If you’re a writer like me, or a reader like most literate people, you’ve probably heard this question lately: “Will artificial intelligence programs like ChatGPT or Sydney eventually replace writers?”
Not a chance.
Lest you think of this as hubris, or wishful thinking, or liken it to the fervent traditionalist protestations of an about-to-be-obsolete buggy-whip manufacturer just before the advent of the automobile, or believe that the computational revolution in our civilization will eventually replace all human endeavor, consider this: artificial intelligence, otherwise known as AI, cannot actually think. It cannot reason. Most importantly, it cannot make moral choices.
All of these profoundly human activities require two things: a mind and a soul. Machines, no matter how sophisticated or fast or interlinked or capable, have neither.
Recently, in a deeply insightful New York Times article, the linguistics professors Noam Chomsky and Ian Roberts, along with the computer scientist and AI director Jeffrey Watamull, said this about AI “thinking” versus actual human thought:
True intelligence is demonstrated in the ability to think and express improbable but insightful things.
True intelligence is also capable of moral thinking. This means constraining the otherwise limitless creativity of our minds with a set of ethical principles that determines what ought and ought not to be …
The Baha’i teachings have a great deal to teach us about this important subject. In May of 1912, long before the advent of our computer era, Abdu’l-Baha gave a speech in Cleveland, Ohio on the eventual outcomes of a solely material civilization. In it, he compared the state of our material and technological civilization to the potential moral, ethical, and spiritual results of a more divinely-oriented one:
Consider: What is this material civilization of the day giving forth? Has it not produced the instruments of warfare and destruction? In olden times the weapon of war was the sword; today it is the smokeless gun. Warships a century ago were sailing vessels; now we have dreadnoughts. Instruments and means of human destruction have enormously multiplied in this era of material civilization. But if material civilization shall become organized in conjunction with divine civilization, if the man of moral integrity and intellectual acumen shall unite for human betterment and uplift with the man of spiritual capacity, the happiness and progress of the human race will be assured. All the nations of the world will then be closely related and companionable …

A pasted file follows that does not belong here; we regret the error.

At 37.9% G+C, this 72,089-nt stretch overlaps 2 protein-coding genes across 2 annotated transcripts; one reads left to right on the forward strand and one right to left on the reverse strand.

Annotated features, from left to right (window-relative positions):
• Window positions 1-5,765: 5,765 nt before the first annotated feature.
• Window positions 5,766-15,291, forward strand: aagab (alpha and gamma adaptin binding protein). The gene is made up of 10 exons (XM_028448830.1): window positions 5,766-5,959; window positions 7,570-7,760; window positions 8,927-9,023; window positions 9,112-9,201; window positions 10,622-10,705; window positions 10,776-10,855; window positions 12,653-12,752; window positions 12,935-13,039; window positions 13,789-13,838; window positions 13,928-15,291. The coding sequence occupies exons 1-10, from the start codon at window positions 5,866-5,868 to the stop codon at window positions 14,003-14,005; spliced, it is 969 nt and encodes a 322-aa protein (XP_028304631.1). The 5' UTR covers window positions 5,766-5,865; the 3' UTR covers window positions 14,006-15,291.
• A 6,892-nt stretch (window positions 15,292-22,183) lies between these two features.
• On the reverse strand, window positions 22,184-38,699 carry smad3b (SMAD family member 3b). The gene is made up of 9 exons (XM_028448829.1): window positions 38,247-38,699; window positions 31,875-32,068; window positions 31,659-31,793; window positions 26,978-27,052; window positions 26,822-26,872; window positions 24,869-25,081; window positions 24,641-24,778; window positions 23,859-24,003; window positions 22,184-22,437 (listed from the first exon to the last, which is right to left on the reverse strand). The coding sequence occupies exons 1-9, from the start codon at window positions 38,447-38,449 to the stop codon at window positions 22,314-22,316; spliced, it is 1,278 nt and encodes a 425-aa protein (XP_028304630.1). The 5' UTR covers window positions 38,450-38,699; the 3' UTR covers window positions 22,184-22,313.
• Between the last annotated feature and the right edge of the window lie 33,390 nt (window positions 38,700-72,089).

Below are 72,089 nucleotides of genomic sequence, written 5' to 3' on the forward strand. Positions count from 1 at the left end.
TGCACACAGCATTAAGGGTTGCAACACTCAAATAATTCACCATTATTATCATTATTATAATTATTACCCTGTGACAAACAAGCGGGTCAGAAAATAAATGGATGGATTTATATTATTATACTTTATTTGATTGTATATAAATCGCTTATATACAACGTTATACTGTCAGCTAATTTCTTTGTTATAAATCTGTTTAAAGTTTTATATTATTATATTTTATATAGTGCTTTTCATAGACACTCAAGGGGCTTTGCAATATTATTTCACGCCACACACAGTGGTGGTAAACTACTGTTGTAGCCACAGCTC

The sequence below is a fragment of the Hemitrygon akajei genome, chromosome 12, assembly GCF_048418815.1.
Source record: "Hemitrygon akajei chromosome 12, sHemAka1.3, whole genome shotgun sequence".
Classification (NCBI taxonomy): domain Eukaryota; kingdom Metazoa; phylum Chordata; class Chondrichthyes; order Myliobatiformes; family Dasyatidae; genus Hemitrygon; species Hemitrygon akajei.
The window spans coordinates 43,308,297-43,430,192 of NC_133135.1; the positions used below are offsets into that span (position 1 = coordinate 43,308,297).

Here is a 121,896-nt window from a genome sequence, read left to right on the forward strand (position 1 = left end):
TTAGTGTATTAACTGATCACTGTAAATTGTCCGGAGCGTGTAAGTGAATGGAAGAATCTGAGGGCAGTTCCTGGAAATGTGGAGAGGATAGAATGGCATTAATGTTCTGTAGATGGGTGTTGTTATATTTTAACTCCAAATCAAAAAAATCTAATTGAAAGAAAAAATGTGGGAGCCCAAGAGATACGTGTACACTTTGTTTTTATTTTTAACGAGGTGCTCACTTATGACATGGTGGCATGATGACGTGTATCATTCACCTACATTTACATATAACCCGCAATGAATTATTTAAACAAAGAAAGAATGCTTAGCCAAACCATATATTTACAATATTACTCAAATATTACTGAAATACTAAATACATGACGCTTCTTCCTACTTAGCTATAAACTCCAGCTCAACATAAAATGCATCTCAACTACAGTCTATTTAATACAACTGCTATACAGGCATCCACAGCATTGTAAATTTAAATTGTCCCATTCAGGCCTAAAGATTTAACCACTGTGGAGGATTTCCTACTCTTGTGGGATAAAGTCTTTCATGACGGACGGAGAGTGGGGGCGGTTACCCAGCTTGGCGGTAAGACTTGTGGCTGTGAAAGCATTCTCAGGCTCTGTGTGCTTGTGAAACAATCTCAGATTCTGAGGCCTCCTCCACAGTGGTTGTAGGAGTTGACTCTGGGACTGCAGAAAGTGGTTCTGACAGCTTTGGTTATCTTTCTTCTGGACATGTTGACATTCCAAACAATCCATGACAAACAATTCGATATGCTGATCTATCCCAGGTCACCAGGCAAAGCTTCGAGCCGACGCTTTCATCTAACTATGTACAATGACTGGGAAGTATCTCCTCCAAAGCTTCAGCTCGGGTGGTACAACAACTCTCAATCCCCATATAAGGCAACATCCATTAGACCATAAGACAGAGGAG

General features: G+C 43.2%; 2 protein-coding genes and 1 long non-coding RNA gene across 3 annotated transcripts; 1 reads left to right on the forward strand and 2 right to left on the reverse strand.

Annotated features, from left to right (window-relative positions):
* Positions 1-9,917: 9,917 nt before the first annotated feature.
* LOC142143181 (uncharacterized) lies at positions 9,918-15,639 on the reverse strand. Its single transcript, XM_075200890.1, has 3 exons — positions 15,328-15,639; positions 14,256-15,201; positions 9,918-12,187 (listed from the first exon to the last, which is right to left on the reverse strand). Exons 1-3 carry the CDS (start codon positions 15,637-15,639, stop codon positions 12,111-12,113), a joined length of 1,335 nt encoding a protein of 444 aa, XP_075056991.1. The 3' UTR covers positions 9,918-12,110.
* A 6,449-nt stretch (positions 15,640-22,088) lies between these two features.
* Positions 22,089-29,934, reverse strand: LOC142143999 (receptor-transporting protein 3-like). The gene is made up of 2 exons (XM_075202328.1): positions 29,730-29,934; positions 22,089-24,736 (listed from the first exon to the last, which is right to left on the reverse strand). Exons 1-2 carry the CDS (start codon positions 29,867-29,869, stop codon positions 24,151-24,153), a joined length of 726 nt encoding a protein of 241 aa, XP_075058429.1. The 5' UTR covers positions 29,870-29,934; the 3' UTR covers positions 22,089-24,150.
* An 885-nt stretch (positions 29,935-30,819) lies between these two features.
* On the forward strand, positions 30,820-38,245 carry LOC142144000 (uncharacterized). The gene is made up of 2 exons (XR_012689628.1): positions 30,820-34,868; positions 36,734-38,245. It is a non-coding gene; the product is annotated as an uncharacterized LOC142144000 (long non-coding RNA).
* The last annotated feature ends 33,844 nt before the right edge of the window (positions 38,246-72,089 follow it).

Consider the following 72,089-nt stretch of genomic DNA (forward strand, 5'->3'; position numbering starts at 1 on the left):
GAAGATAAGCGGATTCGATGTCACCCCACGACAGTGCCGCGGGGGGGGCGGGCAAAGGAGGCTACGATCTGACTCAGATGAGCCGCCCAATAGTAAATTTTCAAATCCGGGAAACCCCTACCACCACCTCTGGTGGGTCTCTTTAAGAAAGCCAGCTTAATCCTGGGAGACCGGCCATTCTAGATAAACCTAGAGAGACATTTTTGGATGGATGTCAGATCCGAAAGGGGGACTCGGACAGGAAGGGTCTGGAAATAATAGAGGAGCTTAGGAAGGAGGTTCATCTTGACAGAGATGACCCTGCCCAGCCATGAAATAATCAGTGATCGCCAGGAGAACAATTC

Notice, in what Abdu’l-Baha said, his emphasis on moral integrity and spiritual capacity – which, he pointed out, can assure “the happiness and progress of the human race …”
No mechanism of artificial intelligence, as Chomsky, Roberts, and Watamull concluded in their article, will ever be able to make the ethical, moral, and spiritual choices we human beings are called upon to make every day of our lives. Yes, AI is a powerful tool, capable of synthesizing enormous amounts of data into understandable factual conclusions – but artificial intelligence systems, say the linguists and scientists, will never have the capacities of even a small child who can tell the basic difference between right and wrong:
… ChatGPT exhibits something like the banality of evil: plagiarism and apathy and obviation. It summarizes the standard arguments in the literature by a kind of super-autocomplete, refuses to take a stand on anything, pleads not merely ignorance but lack of intelligence and ultimately offers a “just following orders” defense, shifting responsibility to its creators.
Even the vast machine learning of our supercomputers, and the enormous combined computational power of an unlimited number of terrabytes, cannot make our simplest and most important moral choices. For that, we need spiritual educators – Christ, Buddha, Moses, Krishna, Muhammad, and most recently Baha’u’llah, the prophet and founder of the Baha’i Faith – to direct us in those decisions. In his book Some Answered Questions, Abdu’l-Baha explained:
Now, we need an educator who can be at the same time a material, a human, and a spiritual educator, that his authority may have effect at every degree of existence. And should anyone say “I am endowed with perfect reason and comprehension, and have no need for such an educator,” he would be denying the obvious. …
It is therefore clear and evident that man stands in need of an educator. … He must likewise lay the foundations of human education – that is, he must so educate human minds and thoughts that they may become capable of substantive progress; that science and knowledge may expand; that the realities of things, the mysteries of the universe, and the properties of all that exists may be revealed; that learning, discoveries, and major undertakings may day by day increase; and that matters of the intellect may be deduced from and conveyed through the sensible.
He must also impart spiritual education, so that minds may apprehend the metaphysical world, breathe the sanctified breaths of the Holy Spirit … that human realities may become the manifestations of divine blessings …
It is clear, however, that mere human power is incapable of fulfilling this great office, and that the results of human thought alone cannot secure such bounties.
So the next time someone tells you that AI will save us, or replace people, or somehow make thinking and creating obsolete, you might want to beg to differ. Advancements like artificial intelligence will certainly help humanity and expand the possibilities and limits of our material lives, but only the spiritual teachings of a great Educator can confer the moral, ethical, and spiritual impetus we need to prosper, progress, and unite.